Parkinson’s disease is medically described as a neurodegenerative disorder which affects each person differently. Even though there might be common signs and symptoms that patients will experience, the disease has different effects on people.
Below we have listed some of the early symptoms, though it’s good to know that all of these symptoms can be from other common diseases or illnesses.
Body Tremors: when a person experiences a slight shaking of the chin, hands or fingers when they are not moving, they might be showing early symptoms of the Parkinson’s condition.
Handwriting Changes: this condition is also known as micrographia. It occurs when the affected person starts to write smaller letters and the letters are shrink and crowd together.
Loss of Smell: the inability of a person to smell certain scents of foods can be considered to be an early symptom of the PD. Though flu and cold can also cause this.
Trouble Sleeping: lack of sleep can be an early indication of Parkinson’s condition, but also can be a result of emotional and physical stress. Sudden movements and thrashing accompanied with insomnia are early symptoms of PD.
Difficulty Moving or Walking: mobility issues and body stiffness can be caused by lack of exercise or over exercising. But if this condition persists even after moving around, then they could be suffering from Parkinson’s. Slow in motion/movement (bradykinesia) happens to be a related symptom.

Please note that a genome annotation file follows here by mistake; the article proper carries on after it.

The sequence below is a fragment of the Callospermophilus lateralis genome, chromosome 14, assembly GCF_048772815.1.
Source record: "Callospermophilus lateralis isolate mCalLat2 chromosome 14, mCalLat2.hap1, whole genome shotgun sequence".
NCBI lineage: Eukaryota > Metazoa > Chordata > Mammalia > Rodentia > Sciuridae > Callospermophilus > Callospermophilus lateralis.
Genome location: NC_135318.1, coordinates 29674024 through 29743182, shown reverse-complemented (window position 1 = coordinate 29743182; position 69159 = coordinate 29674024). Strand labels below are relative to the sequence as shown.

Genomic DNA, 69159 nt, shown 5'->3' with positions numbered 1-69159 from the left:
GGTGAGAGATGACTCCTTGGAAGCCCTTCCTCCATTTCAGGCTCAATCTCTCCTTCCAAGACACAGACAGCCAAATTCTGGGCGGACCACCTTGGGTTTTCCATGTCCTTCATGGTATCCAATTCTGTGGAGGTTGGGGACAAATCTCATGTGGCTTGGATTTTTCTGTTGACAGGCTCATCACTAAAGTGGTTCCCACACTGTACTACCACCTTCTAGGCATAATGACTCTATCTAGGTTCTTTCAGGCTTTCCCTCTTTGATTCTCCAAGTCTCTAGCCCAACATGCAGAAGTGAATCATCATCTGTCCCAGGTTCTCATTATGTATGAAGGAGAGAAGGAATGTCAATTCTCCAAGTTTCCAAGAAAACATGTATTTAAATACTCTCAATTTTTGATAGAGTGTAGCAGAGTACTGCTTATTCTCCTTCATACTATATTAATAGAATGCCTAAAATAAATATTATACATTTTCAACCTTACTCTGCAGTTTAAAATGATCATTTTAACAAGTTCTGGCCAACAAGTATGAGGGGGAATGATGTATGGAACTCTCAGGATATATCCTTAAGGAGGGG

Hunching Over/Stooping: this can be caused by possible injury to the backbone/skeletal tissue. It’s also caused by osteoporosis. But if the above two aren’t the cause and a person still slouches or walks while hunched over, they could be suffering from PD.
Masked Face: the individual will frequently have an angry look, blank face or an immobile serious expression. The person will be staring into space with no expression.
There are 5 stages of the Parkinson’s condition. Understanding these stages is crucial as it will help you in dealing with the condition.
Stage One: mild symptoms are experienced when an individual can still do their daily activities. Tremors and immobility symptoms will experienced on one side of your body. Visible signs like facial expressions, walking postures will be easily noticed.
Stage Two: the symptoms begin to progress. The whole body experiences rigidity, tremor and poor posture. Walking problems are more evident and daily tasks become difficult to perform.
Stage Three (mid-stage): slowness in movement and loss of balance are major symptoms in this stage. Frequent falls are experienced and the person’s ability to perform daily tasks has become impaired.
Stage Four: these symptoms are more limiting and severe. Movements will need the assistance of a walker, standing is still possible, but performing simple tasks will require assistance. It would be best for the individual to get assistance from a home care service.
Stage Five: this stage is both debilitating and advanced, the symptoms are very severe and limit any movement. The legs become very still, hence the inability to stand and walk. Patients become confined to wheelchairs and finally bedridden. Delusions and hallucinations will be experienced by the patient.
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